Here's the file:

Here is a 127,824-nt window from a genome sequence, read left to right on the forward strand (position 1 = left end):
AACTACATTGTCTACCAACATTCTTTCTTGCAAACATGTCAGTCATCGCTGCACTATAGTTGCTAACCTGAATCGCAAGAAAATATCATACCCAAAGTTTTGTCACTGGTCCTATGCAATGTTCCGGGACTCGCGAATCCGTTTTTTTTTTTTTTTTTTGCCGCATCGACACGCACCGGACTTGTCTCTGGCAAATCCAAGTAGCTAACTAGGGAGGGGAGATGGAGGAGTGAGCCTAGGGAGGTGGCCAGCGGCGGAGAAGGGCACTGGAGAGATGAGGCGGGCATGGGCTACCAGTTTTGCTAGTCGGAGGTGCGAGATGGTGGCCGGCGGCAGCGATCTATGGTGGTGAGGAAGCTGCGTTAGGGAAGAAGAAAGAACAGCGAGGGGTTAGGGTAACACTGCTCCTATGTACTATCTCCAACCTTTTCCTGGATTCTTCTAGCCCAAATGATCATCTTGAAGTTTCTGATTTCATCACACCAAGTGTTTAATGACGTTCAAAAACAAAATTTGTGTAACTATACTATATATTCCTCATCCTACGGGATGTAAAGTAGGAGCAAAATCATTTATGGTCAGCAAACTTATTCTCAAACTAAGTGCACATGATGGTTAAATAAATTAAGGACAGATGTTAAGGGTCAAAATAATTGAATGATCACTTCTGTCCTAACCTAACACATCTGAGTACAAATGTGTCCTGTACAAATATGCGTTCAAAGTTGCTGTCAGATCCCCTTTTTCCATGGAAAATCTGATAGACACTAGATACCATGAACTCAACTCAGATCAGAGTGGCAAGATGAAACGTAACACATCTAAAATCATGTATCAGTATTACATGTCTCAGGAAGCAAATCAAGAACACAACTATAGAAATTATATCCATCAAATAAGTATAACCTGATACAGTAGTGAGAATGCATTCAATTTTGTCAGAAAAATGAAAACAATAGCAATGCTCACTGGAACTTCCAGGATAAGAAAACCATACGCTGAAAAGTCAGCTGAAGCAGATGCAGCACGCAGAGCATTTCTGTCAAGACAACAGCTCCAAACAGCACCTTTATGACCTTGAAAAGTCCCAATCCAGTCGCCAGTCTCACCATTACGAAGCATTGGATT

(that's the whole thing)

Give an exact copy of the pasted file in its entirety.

Here is a 127,824-nt window from a genome sequence, read left to right on the forward strand (position 1 = left end):
AACTACATTGTCTACCAACATTCTTTCTTGCAAACATGTCAGTCATCGCTGCACTATAGTTGCTAACCTGAATCGCAAGAAAATATCATACCCAAAGTTTTGTCACTGGTCCTATGCAATGTTCCGGGACTCGCGAATCCGTTTTTTTTTTTTTTTTTTGCCGCATCGACACGCACCGGACTTGTCTCTGGCAAATCCAAGTAGCTAACTAGGGAGGGGAGATGGAGGAGTGAGCCTAGGGAGGTGGCCAGCGGCGGAGAAGGGCACTGGAGAGATGAGGCGGGCATGGGCTACCAGTTTTGCTAGTCGGAGGTGCGAGATGGTGGCCGGCGGCAGCGATCTATGGTGGTGAGGAAGCTGCGTTAGGGAAGAAGAAAGAACAGCGAGGGGTTAGGGTAACACTGCTCCTATGTACTATCTCCAACCTTTTCCTGGATTCTTCTAGCCCAAATGATCATCTTGAAGTTTCTGATTTCATCACACCAAGTGTTTAATGACGTTCAAAAACAAAATTTGTGTAACTATACTATATATTCCTCATCCTACGGGATGTAAAGTAGGAGCAAAATCATTTATGGTCAGCAAACTTATTCTCAAACTAAGTGCACATGATGGTTAAATAAATTAAGGACAGATGTTAAGGGTCAAAATAATTGAATGATCACTTCTGTCCTAACCTAACACATCTGAGTACAAATGTGTCCTGTACAAATATGCGTTCAAAGTTGCTGTCAGATCCCCTTTTTCCATGGAAAATCTGATAGACACTAGATACCATGAACTCAACTCAGATCAGAGTGGCAAGATGAAACGTAACACATCTAAAATCATGTATCAGTATTACATGTCTCAGGAAGCAAATCAAGAACACAACTATAGAAATTATATCCATCAAATAAGTATAACCTGATACAGTAGTGAGAATGCATTCAATTTTGTCAGAAAAATGAAAACAATAGCAATGCTCACTGGAACTTCCAGGATAAGAAAACCATACGCTGAAAAGTCAGCTGAAGCAGATGCAGCACGCAGAGCATTTCTGTCAAGACAACAGCTCCAAACAGCACCTTTATGACCTTGAAAAGTCCCAATCCAGTCGCCAGTCTCACCATTACGAAGCATTGGATT